Aikido or Jujutsu?


hi me and my friend have decided to take up martial arts and here is the two we are considering. which is best in real life situation and why? which is most enjoyable?



Answers:

Check this out!?

If you enjoy this story then Aikido might be for you? It took me 8 years of solid training in Aikido to discover it was not for me. I discovered that my Aikido training worked well against only two types of opponents: 1) People with no martial arts training 2) People who trained Aikido also

Aikido is not a bad martial art, but rather I'm a bad martial artist.

Here is the story:

The problem that arises out of comparing Aikido to other martial arts is that Aikido exists in the absolute world while other arts deal with the relative world. This is not to say that everyone is in the place of no contest: the absolute, but O'Sensei pointed the way through his practice and his character and gave the art direction. It seems that everyone these days is worrying about Aikido's effectiveness or how it will do against this art or that art. Let me give an example of Aikido training's "effectiveness" from my own experience.

When I was living in Korea I organized and led an Aikido class on the military base gym in Seoul. The martial arts room was divided into two sections, separated by a short wall. On the other side, at the same time as mine was a tae kwon do class. While his students were busy doing their kata, the Korean teacher would lean on the divider and glare at me and my students. Japan or its martial arts were not liked by most Koreans at that time for historical reasons.

One day after both our classes were over, he came over to my side and said: "You! Teach me Aikido!" I could tell from his voice and aggressive posture that he was not interested in learning anything from me. Both of our students had gathered round and the tension was so thick, you could cut it with a knife. I realize that this was a challenge and he only wanted to show his students how Japanese Aikido was inferior to Korean martial arts. I politely told him that he was already a great martial artist and I didn't need me to show him anything. But this only increased his anger. "No," he shouted. "You teach me Aikido, now!" Realizing there was no way out of this. I asked him to extend his hand and grabbed HIS wrist. I asked him to pivot and bend his knees. When he did this I followed his movement and took ukemi for him. This continued with various moves, myself always as uke and taking the ukemi for him. After a few throws, the anger in his face began to fade and finally became a big smile. His students and mine breathed a sigh of relieve as no one had lost face. Finally, he reached out his hand in friendship and said: I like this Aikido!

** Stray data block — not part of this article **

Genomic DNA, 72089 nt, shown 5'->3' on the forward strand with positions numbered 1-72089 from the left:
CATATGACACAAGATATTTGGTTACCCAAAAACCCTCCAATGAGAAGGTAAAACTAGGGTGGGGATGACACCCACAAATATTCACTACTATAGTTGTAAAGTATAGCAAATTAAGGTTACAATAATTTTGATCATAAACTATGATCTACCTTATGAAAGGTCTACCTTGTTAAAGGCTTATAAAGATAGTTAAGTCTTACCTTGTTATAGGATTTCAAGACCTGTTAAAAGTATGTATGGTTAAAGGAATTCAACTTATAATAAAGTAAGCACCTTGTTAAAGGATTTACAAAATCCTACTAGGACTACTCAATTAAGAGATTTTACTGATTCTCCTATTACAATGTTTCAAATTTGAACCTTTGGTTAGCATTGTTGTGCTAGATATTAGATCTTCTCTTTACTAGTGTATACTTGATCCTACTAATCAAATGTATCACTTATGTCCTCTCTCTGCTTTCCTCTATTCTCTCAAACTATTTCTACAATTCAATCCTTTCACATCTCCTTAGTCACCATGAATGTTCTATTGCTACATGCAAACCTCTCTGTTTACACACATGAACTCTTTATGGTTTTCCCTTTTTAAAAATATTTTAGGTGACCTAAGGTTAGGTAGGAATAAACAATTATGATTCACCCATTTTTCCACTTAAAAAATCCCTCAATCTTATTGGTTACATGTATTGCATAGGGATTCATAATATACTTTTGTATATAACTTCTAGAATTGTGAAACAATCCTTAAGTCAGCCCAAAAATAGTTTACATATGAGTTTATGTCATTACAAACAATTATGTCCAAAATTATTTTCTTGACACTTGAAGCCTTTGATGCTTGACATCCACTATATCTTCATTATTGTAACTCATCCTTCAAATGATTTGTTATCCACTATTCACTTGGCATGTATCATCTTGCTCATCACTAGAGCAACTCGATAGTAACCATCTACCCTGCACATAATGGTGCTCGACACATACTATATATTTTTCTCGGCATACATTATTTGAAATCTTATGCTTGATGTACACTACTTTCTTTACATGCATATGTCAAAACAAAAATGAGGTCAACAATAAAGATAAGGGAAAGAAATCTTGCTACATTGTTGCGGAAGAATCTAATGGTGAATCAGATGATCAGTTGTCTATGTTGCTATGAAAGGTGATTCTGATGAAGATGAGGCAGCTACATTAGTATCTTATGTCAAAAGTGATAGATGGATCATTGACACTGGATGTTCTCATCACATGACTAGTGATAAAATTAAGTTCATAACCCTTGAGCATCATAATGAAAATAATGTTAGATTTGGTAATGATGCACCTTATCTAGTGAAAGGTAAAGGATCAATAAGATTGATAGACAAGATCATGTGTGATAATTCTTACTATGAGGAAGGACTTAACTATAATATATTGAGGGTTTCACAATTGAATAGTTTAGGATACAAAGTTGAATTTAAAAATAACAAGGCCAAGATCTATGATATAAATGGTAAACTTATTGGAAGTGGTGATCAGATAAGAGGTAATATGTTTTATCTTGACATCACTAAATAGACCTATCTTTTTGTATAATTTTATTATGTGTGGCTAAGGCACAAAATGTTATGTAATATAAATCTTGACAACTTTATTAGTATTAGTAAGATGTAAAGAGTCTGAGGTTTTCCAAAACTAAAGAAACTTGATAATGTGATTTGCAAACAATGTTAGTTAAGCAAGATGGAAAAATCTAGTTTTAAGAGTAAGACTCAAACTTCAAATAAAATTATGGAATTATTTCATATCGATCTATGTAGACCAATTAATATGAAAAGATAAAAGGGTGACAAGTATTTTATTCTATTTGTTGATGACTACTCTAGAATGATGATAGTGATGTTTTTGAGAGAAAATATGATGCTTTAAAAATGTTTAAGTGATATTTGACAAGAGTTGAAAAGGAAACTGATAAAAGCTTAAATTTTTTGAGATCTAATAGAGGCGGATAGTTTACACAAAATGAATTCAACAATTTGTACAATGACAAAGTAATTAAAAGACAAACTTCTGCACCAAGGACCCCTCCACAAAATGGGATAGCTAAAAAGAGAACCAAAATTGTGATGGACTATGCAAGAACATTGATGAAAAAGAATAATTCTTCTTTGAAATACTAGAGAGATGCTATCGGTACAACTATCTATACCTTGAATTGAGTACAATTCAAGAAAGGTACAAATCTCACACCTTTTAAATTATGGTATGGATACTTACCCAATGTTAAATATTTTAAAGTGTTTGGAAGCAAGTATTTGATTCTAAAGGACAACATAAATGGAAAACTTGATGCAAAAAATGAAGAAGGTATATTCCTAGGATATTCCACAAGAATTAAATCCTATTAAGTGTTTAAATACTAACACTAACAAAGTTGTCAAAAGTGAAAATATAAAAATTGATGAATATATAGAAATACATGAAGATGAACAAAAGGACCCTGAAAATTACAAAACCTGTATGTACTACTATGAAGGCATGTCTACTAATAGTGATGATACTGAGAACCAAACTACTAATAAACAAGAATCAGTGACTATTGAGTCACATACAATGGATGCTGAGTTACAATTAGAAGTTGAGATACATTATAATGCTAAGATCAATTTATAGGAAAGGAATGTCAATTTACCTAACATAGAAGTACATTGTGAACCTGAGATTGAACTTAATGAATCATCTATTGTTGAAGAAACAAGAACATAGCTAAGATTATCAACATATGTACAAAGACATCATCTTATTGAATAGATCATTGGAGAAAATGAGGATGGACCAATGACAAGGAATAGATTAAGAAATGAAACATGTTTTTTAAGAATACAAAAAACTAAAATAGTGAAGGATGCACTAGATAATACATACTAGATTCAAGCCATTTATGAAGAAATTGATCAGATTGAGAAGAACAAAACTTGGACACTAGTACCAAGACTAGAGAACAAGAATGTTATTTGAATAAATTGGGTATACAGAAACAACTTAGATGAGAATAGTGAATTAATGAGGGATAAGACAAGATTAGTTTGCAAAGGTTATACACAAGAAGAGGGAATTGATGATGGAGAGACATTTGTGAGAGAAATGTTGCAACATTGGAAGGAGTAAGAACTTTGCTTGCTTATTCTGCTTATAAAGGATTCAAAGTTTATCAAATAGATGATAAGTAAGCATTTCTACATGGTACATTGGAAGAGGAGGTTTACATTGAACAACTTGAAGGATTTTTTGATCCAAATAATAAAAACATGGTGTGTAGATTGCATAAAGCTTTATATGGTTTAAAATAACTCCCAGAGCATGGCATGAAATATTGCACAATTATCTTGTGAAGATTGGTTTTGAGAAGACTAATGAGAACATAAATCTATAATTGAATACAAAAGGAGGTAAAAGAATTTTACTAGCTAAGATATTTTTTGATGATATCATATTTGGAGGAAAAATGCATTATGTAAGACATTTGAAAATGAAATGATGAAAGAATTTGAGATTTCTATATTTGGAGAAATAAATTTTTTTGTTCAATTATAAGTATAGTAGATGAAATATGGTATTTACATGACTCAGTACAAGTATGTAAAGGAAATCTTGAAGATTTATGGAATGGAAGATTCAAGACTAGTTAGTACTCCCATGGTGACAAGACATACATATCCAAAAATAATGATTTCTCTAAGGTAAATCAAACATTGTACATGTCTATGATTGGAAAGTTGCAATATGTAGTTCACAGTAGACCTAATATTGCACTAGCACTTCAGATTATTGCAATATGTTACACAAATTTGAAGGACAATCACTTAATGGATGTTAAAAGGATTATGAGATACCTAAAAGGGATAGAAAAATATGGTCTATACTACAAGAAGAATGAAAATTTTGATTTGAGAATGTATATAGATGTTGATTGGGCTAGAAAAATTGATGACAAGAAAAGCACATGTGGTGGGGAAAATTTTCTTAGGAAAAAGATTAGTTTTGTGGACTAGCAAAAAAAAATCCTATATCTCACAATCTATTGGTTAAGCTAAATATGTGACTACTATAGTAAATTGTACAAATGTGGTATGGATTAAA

From then on he smiled whenever we met, and when he watched my class during his breaks, it was with genuine interest, rather than distrust.

The power of Aikido lies in the subtleties of mutual victory. Often the importance of receiving (ukemi) is lost in the rhetoric of this technique versus that technique.

Be careful not to "win the battle, but lose the war."

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Both work.

Wow, um.,.,. about wushu (kung fu)...?

My brother is a 7th degree master in Aikido, and runs a school. He says it's very useful in a fight, but I have no other inside information about it. Don't know about Jujitsu.

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Aikido would be much better in a real life situation, as it is mainly a defensive art, and can be used whenever someone attacks you in pretty much any style of fighting. The only thing with Aikido is that you need to be a little careful or you could seriously injure someone even just during training. Aikido is also banned from use in martial arts tournaments because it is considered a 'bone-breaking' art. Don't know all that much about Jujutsu though.

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Aikido is by far the most effective in the hands of someone who can do it well. But it may take longer to reach that standard.

Aikido is based on a spiritual sense of unity and harmony with everything. This allows you to defuse any attack without needing any physical strength - even against bigger stronger faster opponents, against groups, and weapons.

Jujutsu is more pragmatically based on an understanding of the body and how it moves. It allows for gentle self defense as in aikido, but can also get a bit more rough and physical at times. For a lot of people the moves in jujutsu are easier to learn because they do not require as much sensitivity.

I think which one is more fun depends on what kind of person you are. I definitely prefer aikido. But then i am very much interested in the spiritual arts. If you are more of a sports person you might prefer jujutsu.